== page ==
As a descriptor of what is happening across the world, this blog title might be the greatest understatement of this year. At the time of this writing (Friday, March 20, 2020), the last seven days have seen an incredible disruption in P-16 education, maybe the greatest disruption in our vocation since Massachusetts, using the design of Horace Mann, passed the first compulsory education law in the United States in 1852. At that time, parents who refused to send their child(ren) to school were fined and, in special cases, stripped of their parental rights. Contrast that historical moment to today, when parents are not allowed to send their child(ren) to school as one of many strategies countries have deployed to flatten this pandemic curve. P-16 schools are going through major changes at break-neck speeds to serve their families and their students well. We are, in the words and title of author Tim Elmore’s recent book, Marching Off the Map. Becoming a virtual campus was not on the strategic plan for 2019-2020.
Off the map can be an anxious, frustrating, and scary place for us as educators. From the most basic questions such as, Are my students safe at home? Are they getting their basic needs met? to academic questions such as, Will my students make adequate progress if they are not in my classroom? Are my students with unique learning needs being supported? Am I able to create work that will engage students to lean in, to become leaders of their own learning? (Leaders of Their Own Learning by Ron Berger would be a great professional read if you have time for some personal professional development.)
Leading through such disruption is not something any school leader can completely prepare for. In February of this year, The Chronicle of Higher Education published a report entitled Preparing for Tough Conversations: How to Set the Stage for Major Change on Your Campus. One of my favorite quotes from the report forecasts the inevitability of crisis: “Any leader who hasn’t faced an existential crisis on his or her campus most likely will.” Guess what? Today every P-16 leader is suddenly on a level playing field.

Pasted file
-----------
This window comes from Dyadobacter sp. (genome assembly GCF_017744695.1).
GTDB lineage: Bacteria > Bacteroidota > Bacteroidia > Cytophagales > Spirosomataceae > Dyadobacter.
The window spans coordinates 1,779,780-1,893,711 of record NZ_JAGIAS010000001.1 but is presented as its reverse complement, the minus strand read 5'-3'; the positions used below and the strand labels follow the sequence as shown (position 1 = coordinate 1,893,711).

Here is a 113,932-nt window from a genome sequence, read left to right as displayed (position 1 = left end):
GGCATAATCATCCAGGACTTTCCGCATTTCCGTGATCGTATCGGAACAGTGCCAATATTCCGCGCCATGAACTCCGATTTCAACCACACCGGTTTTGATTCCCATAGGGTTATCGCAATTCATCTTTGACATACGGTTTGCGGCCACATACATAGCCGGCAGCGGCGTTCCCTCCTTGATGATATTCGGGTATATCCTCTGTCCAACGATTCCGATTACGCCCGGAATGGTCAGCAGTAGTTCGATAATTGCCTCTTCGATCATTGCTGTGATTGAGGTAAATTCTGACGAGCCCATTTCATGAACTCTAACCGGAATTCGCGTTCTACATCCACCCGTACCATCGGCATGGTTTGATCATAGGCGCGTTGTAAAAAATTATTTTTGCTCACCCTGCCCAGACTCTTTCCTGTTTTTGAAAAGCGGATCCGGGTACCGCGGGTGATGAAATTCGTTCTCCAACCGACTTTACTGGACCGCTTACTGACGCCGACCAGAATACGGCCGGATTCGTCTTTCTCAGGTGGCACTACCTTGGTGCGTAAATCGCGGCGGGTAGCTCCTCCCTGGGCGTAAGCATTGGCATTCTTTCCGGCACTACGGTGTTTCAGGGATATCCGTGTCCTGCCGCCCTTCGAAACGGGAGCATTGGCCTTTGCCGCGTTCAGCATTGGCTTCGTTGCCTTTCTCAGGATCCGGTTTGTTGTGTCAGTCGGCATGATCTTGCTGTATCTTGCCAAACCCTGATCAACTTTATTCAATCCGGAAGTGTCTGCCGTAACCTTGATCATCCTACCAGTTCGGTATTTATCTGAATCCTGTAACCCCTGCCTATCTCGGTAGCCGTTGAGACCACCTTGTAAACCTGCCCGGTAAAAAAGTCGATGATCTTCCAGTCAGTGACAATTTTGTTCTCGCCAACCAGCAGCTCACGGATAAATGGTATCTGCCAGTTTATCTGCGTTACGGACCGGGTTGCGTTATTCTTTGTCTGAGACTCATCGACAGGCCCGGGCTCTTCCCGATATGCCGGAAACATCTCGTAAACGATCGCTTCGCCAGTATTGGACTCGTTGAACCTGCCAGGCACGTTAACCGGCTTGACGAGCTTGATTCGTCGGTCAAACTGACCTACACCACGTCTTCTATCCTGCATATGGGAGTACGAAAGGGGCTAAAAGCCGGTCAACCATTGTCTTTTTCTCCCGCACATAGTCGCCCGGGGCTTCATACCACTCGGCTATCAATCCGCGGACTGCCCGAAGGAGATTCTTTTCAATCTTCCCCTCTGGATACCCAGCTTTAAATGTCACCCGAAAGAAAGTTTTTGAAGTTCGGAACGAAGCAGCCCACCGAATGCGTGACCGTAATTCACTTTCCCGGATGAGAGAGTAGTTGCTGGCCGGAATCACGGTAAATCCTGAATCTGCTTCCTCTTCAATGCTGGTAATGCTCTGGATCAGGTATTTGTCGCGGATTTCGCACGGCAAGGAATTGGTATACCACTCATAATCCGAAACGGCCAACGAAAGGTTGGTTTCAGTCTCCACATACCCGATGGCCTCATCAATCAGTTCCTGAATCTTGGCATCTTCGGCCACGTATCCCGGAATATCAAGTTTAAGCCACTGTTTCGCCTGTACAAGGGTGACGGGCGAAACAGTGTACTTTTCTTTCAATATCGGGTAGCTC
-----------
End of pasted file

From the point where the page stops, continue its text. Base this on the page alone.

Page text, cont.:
The intent of this blog post, however, is not to share or compare historical disruptions in the educational system. Neither is the intent to offer the best/better/next practices in online education or how to run a virtual campus. Other organizations and educators are crowd-sharing their current practices in beautiful, community-building ways–from packets of content and at-home learning experiences that are sent home via school drive-throughs lines to online classrooms that have sprung up from schools that had been virtual deserts. On behalf of school leaders and learning organizations everywhere, thank you to all who have shared your best work in a moment when we need exemplars.
This blog post (and the subsequent one) intend to encourage school leaders to take a moment to reflect on how they responded to this crisis. Due to the magnitude of this disruption, your school’s response to the coronavirus pandemic begs for such reflection. Whereas schools are designed to be organic by nature, this level of swift change is unprecedented. The new language or context is itself incredible–community-spread, patient zero, social distancing, super-spreader, R0. The corollary catchphrases for leaders such as “crisis causes creativity” or “constraints cause crisis” or “crisis as a catalyst” have school leaders thinking outside the box. The small but mighty villain has arrived, and this real-life drama is requiring heroes and heroines to emerge and evolve.
Rest assured, Ephesians 2:6-10 is the series in which we are cast. You are saved, seated with Christ, and now sent. You are God’s handiwork, his masterpieces, created in Christ Jesus to do good works, which God prepared in advance for us to do. God walks with you during this time of disruption…and opportunity.
Lean in and lead well,
[This is part two of a two-part series. Read Part Two here.]
Dr. Tim Van Soelen serves as the Director of CACE. Tim is also a professor of education at Dordt University. He has served as a principal, assistant principal, and middle school math and computer teacher at schools in South Dakota and California. Tim has his undergraduate degree from Dordt and advanced degrees from Azusa Pacific University and the University of South Dakota.